By Dr R. Neerunjun Gopee
If 2020 & 2021 will be remembered for the Covid-19 pandemic, it is the Ukraine war that will probably define 2022 the most. If there is one thing in common between these two destructive events, it is that no early closure is in sight for either of them.
As regards Covid-19, almost three years since the causative coronavirus surfaced there is no definitive conclusion about its origins, but what is now clear is that it is here to stay: it has become endemic.
Apparently – so the experts opined when the Russians began to get mired into the Ukrainian soil within a couple of months after the conflict began – the latter had thought that their ‘special military operation’ would be a cuit-vidé — affair: a swift massive and paralyzing attack and an equally prompt withdrawal. It is now almost a year, and there is no end in sight. Ukraine is putting up a strong resistance even as the Russians seem to be weakening.
Needless to say, there has been much destruction and hundreds of thousands of needless loss of human lives, both military and civilian on the two sides, with the accompanying social, economic and political impacts that are aggravating lives and livelihoods globally.
Against this backdrop was held the UN COP27 conference on the climate change crisis COP27 at Sharm el-Sheikh in Egypt. Some extracts from the Statement by the Secretary-General Antony Gueterres at the conclusion of COP27 point to the harsh realities we face:
‘Climate chaos is a crisis of biblical proportions.
The signs are everywhere. Instead of a burning bush, we face a burning planet.
From the beginning, this conference has been driven by two overriding themes: justice and ambition.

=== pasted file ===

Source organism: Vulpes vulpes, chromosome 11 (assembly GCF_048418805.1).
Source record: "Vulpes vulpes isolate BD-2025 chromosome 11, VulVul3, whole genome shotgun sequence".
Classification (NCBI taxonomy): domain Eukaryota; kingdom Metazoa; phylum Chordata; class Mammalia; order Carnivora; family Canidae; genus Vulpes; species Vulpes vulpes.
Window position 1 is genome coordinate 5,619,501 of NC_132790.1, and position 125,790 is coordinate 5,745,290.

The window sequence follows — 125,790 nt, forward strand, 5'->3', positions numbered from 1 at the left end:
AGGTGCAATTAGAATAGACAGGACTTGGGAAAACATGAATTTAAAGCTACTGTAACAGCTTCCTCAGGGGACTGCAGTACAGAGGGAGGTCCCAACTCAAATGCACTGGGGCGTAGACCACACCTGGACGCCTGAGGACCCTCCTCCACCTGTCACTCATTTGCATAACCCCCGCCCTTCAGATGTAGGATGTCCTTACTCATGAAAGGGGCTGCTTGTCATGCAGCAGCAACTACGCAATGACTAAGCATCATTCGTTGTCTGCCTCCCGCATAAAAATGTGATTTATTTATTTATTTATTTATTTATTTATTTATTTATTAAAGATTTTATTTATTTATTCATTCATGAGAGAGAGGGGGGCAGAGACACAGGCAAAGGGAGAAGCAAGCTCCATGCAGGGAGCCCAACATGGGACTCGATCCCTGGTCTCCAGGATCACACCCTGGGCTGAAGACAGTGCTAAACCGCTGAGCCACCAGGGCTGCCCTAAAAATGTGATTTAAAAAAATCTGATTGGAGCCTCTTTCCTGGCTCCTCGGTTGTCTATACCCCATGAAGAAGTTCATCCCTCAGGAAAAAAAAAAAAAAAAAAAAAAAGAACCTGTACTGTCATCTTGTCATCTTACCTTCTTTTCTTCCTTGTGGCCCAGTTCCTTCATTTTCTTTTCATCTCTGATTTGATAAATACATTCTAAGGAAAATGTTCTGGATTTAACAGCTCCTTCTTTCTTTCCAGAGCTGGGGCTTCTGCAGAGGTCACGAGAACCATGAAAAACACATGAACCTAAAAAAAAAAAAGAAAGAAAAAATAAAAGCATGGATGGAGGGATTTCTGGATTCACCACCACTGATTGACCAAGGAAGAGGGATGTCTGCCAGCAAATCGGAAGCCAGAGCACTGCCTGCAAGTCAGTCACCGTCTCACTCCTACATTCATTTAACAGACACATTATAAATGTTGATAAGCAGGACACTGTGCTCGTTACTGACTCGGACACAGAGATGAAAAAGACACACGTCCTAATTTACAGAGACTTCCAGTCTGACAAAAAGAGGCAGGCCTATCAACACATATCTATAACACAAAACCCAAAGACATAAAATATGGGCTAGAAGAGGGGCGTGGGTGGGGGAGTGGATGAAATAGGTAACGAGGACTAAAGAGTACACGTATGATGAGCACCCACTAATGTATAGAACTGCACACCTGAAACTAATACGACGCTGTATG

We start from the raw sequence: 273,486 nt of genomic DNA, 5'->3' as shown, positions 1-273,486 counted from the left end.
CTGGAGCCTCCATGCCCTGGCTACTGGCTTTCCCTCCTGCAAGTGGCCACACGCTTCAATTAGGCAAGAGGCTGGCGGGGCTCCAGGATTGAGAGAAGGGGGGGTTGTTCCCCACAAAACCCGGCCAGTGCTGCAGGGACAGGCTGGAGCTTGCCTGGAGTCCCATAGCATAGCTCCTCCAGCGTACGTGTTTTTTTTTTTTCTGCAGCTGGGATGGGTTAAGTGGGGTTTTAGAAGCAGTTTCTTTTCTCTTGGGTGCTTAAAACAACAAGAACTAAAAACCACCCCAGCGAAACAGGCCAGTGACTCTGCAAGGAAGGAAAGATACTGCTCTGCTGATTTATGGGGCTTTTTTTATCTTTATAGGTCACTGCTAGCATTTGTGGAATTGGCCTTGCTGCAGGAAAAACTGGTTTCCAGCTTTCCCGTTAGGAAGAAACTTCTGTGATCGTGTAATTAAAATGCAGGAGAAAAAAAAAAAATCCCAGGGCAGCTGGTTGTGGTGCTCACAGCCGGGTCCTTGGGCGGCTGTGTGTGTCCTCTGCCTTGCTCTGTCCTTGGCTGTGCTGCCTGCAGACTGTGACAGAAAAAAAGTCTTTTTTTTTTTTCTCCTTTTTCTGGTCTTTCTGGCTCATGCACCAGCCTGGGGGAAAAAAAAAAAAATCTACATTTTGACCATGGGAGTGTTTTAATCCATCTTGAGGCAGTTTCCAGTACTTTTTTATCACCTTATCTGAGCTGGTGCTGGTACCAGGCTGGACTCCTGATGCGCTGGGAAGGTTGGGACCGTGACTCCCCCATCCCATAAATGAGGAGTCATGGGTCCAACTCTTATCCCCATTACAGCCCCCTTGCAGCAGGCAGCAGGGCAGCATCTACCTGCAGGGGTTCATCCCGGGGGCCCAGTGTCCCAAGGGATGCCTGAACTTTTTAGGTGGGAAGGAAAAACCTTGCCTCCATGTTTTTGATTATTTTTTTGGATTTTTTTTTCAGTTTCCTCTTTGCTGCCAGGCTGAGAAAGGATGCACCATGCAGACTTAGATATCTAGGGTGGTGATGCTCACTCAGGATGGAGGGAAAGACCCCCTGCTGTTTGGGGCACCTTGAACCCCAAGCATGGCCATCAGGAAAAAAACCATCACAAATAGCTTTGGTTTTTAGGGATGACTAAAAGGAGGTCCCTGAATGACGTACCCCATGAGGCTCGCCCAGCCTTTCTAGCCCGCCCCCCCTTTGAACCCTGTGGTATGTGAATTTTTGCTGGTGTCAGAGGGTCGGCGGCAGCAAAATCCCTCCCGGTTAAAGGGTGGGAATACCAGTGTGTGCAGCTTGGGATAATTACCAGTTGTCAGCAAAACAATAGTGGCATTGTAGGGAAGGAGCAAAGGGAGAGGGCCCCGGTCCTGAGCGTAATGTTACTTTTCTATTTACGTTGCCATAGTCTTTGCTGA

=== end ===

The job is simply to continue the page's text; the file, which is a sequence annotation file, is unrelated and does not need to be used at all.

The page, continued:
Justice for those on the frontlines who did so little to cause the crisis.
Ambition to keep the 1.5-degree limit alive and pull humanity back from the climate cliff.
This COP has taken an important step towards justice …I welcome the decision to establish a loss and damage fund and to operationalize it in the coming period.
Let’s be clear.
Our planet is still in the emergency room.
We need to drastically reduce emissions now – and this is an issue this COP did not address.
COP27 concludes with much homework and little time… to end the suicidal war on nature that is fueling the climate crisis, driving species to extinction and destroying ecosystems.
We can and must win this battle for our lives.’
‘…win this battle for our lives’ – this is the crux of the issue: the survival of mankind.
But what will happen if we destroy ourselves, that is, if mankind is wiped off the surface of the Earth? Here I am tempted to quote a remark by a famous British experimental pharmacologist (someone who does experiments to discover and study new drugs) of the last century, Sir John Gaddum, to wit that ‘if all the drugs of the British Pharmacopaiea were to be dumped into the seas, it would be so much worse for the fishes and so much better for humans.’